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Airlock in water system


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By airlock, I assume you mean the water coughs and splutters out of the taps?...


Of the 3 vans that we've had, we've always found that it can take a few minutes to "bleed" their systems through.(..although sometimes it could take longer than others).

But we used to find that just running and clearing through, each tap in turn, soon sorted ours.

("Bleeding" all the Hot taps, then the Cold, worked best in our last van).


I can't see that the speed that you fill the tank will have any bearing on it...

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Have you tried filling with the pump off and the taps open, no guarantees but it can help.


The hot water boiler has to fill before the system will pressurise properly and for this you will need the pump on preferably when the hose is not filling as the incoming water can aerate the water in the tank and the air can get pulled into the pipework.


As a last resort a good suck on an open tap with the pump running and just the one tap open can kick start it but you do run the risk of a face full of water, or take the shower head off and suck through that!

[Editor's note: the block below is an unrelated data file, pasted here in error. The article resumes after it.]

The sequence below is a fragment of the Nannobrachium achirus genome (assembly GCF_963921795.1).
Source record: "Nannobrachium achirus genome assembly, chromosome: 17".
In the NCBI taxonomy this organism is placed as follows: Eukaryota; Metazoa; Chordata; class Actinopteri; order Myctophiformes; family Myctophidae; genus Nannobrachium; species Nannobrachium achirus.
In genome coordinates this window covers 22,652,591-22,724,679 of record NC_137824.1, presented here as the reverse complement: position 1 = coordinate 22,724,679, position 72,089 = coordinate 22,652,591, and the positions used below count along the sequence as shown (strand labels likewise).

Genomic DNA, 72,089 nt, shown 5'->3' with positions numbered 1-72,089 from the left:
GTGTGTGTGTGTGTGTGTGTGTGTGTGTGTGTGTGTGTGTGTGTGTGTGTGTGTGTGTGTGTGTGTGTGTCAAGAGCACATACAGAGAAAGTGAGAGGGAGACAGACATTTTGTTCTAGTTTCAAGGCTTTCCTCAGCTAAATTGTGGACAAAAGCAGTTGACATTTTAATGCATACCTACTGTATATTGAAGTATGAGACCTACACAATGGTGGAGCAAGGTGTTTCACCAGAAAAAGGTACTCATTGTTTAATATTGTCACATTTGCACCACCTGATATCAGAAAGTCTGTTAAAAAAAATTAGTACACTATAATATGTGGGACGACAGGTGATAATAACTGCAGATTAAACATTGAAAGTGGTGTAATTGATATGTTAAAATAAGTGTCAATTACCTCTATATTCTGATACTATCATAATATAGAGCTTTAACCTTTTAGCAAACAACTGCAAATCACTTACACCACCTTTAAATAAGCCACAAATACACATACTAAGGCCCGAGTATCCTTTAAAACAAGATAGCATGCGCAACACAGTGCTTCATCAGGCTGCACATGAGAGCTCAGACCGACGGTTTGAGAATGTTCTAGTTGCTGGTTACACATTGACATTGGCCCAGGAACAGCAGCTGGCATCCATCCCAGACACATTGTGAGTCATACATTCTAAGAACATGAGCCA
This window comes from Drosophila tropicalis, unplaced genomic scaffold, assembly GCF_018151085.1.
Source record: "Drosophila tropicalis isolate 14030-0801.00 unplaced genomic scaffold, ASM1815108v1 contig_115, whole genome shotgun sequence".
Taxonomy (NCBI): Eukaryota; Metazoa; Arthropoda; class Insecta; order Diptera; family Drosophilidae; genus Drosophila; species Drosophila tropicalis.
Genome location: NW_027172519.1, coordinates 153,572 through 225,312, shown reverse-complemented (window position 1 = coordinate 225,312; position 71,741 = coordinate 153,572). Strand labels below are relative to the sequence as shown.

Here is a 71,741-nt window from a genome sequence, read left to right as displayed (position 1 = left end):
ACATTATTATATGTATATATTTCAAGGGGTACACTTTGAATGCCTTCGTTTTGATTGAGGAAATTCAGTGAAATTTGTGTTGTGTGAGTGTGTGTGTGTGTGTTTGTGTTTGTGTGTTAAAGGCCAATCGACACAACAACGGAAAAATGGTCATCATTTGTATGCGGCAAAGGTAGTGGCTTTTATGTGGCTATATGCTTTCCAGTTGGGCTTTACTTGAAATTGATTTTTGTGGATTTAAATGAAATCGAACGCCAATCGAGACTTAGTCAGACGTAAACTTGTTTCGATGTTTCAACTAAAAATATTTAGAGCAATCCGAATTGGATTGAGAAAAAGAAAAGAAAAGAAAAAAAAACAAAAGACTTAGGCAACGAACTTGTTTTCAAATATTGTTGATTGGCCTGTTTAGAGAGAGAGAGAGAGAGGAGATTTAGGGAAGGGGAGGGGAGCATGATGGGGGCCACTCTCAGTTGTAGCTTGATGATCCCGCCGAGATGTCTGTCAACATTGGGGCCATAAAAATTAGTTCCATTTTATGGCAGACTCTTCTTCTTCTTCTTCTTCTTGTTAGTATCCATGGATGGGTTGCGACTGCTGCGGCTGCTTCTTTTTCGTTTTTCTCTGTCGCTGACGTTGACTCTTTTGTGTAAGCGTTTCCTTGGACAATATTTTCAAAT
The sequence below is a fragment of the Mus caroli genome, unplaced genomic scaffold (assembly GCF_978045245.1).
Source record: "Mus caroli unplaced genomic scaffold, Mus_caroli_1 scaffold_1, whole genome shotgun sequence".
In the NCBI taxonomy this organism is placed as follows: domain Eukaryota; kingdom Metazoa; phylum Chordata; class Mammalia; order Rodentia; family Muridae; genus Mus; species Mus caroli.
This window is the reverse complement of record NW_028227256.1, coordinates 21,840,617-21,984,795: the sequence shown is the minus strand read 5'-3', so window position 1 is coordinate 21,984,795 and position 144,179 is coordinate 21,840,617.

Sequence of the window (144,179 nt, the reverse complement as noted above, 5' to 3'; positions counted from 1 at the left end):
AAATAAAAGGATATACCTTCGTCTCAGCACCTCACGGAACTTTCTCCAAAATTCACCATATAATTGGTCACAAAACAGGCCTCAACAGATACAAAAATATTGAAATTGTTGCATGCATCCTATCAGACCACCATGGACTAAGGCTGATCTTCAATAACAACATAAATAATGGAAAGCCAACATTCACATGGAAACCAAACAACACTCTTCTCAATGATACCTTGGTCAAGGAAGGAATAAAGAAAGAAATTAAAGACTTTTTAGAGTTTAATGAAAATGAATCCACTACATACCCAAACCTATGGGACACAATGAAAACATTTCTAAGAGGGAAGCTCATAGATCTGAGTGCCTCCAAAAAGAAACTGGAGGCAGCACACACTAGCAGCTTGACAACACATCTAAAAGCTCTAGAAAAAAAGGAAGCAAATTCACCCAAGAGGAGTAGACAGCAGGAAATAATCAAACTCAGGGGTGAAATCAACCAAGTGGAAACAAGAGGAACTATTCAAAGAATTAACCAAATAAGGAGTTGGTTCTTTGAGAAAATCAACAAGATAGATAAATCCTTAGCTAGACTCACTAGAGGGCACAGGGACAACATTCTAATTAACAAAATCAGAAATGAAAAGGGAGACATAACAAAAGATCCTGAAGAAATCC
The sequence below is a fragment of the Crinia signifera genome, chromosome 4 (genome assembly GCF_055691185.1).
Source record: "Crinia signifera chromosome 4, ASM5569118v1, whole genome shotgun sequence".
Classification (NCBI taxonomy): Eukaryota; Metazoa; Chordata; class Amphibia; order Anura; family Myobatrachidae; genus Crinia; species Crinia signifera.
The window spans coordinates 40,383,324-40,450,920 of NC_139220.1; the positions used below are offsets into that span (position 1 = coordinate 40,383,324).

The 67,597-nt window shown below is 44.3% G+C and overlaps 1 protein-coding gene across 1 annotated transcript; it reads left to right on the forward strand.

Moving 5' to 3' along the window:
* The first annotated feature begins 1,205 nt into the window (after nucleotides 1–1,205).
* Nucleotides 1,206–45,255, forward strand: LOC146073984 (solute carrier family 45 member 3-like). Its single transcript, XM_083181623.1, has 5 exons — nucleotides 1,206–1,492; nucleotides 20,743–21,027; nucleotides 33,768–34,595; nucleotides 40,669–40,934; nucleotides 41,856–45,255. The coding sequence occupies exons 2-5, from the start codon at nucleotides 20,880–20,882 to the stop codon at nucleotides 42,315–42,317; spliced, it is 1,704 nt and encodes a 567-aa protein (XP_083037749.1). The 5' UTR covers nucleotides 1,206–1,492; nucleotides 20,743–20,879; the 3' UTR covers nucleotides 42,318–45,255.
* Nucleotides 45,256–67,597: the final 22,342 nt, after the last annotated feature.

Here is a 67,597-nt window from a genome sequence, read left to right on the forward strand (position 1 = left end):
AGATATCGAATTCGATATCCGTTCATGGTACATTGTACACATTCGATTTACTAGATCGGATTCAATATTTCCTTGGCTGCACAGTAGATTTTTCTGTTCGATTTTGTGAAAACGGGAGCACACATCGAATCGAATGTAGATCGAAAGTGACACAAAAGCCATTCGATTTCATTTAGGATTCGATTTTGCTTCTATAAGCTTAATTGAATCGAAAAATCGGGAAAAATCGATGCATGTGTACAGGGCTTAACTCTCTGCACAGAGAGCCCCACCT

Can we assume that you know about closing the drain down valve on the boiler?


I would go round tightening as many joints and jubilee clips as I could reach just in case there is an air leak but if it works OK when the ailrlock is cleared I doubt there is any problem with the system itself.

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It would be helpful if you said what you mean by ‘airlock’ and identified the type of water-system fitted to your Starburst.


I have owned two motorhomes - both with a Truma combination air/water heater and a SHURflo diaphragm water pump - and the only time I’ve ever had a problem with water not flowing cleanly from the fresh-water tank to the taps was when a water hose was not properly attached to the fresh-water tank’s outlet connector.


After a ‘drain down’ and having filled the fresh-water tank, it never took me more than 10 minutes to fill the rest of the system and bleed all the air from it. I never found it necessary to resort to Tracker’s sucking method and I’d be astonished that it would be needed (or effective) when a diaphragm pump is involved. It might do some good, I suppose, if the pump is the submersible type (ie. the pump is in the fresh-water tank itself), but I’ve no hands-on experience of that type of system.

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